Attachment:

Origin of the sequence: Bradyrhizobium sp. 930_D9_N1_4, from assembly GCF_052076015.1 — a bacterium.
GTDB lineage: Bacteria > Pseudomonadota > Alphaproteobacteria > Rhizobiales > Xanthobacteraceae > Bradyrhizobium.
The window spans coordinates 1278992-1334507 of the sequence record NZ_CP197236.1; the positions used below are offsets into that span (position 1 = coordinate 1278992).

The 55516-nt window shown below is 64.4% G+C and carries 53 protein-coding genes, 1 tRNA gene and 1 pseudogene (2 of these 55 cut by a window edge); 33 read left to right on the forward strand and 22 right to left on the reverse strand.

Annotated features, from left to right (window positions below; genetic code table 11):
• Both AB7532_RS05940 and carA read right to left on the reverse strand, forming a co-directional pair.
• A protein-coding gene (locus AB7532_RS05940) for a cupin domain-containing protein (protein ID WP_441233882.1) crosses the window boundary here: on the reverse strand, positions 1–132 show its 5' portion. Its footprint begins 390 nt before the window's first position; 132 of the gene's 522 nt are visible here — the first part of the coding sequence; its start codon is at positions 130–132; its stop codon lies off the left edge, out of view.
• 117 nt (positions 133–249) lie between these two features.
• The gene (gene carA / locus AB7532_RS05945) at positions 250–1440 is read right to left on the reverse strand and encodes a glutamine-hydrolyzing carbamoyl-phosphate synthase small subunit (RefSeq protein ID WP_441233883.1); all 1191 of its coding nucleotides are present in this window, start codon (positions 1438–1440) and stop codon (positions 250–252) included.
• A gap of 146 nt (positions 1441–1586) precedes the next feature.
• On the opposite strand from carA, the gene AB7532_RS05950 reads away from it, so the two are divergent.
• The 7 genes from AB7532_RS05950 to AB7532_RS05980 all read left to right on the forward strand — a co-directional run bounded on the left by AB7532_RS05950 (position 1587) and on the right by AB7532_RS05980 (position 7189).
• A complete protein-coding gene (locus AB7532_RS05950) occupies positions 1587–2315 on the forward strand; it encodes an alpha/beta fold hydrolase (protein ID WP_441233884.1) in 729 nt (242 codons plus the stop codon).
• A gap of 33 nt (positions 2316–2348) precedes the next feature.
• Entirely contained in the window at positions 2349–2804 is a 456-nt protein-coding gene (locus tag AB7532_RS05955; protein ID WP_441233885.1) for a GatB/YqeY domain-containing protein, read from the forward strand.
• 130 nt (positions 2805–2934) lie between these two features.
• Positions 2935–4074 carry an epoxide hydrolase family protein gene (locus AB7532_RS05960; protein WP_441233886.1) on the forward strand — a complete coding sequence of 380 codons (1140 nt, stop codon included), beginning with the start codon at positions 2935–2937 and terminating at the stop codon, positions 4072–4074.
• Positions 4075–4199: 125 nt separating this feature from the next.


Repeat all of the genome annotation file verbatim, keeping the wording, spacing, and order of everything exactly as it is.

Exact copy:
Origin of the sequence: Bradyrhizobium sp. 930_D9_N1_4, from assembly GCF_052076015.1 — a bacterium.
GTDB lineage: Bacteria > Pseudomonadota > Alphaproteobacteria > Rhizobiales > Xanthobacteraceae > Bradyrhizobium.
The window spans coordinates 1278992-1334507 of the sequence record NZ_CP197236.1; the positions used below are offsets into that span (position 1 = coordinate 1278992).

The 55516-nt window shown below is 64.4% G+C and carries 53 protein-coding genes, 1 tRNA gene and 1 pseudogene (2 of these 55 cut by a window edge); 33 read left to right on the forward strand and 22 right to left on the reverse strand.

Annotated features, from left to right (window positions below; genetic code table 11):
• Both AB7532_RS05940 and carA read right to left on the reverse strand, forming a co-directional pair.
• A protein-coding gene (locus AB7532_RS05940) for a cupin domain-containing protein (protein ID WP_441233882.1) crosses the window boundary here: on the reverse strand, positions 1–132 show its 5' portion. Its footprint begins 390 nt before the window's first position; 132 of the gene's 522 nt are visible here — the first part of the coding sequence; its start codon is at positions 130–132; its stop codon lies off the left edge, out of view.
• 117 nt (positions 133–249) lie between these two features.
• The gene (gene carA / locus AB7532_RS05945) at positions 250–1440 is read right to left on the reverse strand and encodes a glutamine-hydrolyzing carbamoyl-phosphate synthase small subunit (RefSeq protein ID WP_441233883.1); all 1191 of its coding nucleotides are present in this window, start codon (positions 1438–1440) and stop codon (positions 250–252) included.
• A gap of 146 nt (positions 1441–1586) precedes the next feature.
• On the opposite strand from carA, the gene AB7532_RS05950 reads away from it, so the two are divergent.
• The 7 genes from AB7532_RS05950 to AB7532_RS05980 all read left to right on the forward strand — a co-directional run bounded on the left by AB7532_RS05950 (position 1587) and on the right by AB7532_RS05980 (position 7189).
• A complete protein-coding gene (locus AB7532_RS05950) occupies positions 1587–2315 on the forward strand; it encodes an alpha/beta fold hydrolase (protein ID WP_441233884.1) in 729 nt (242 codons plus the stop codon).
• A gap of 33 nt (positions 2316–2348) precedes the next feature.
• Entirely contained in the window at positions 2349–2804 is a 456-nt protein-coding gene (locus tag AB7532_RS05955; protein ID WP_441233885.1) for a GatB/YqeY domain-containing protein, read from the forward strand.
• 130 nt (positions 2805–2934) lie between these two features.
• Positions 2935–4074 carry an epoxide hydrolase family protein gene (locus AB7532_RS05960; protein WP_441233886.1) on the forward strand — a complete coding sequence of 380 codons (1140 nt, stop codon included), beginning with the start codon at positions 2935–2937 and terminating at the stop codon, positions 4072–4074.
• Positions 4075–4199: 125 nt separating this feature from the next.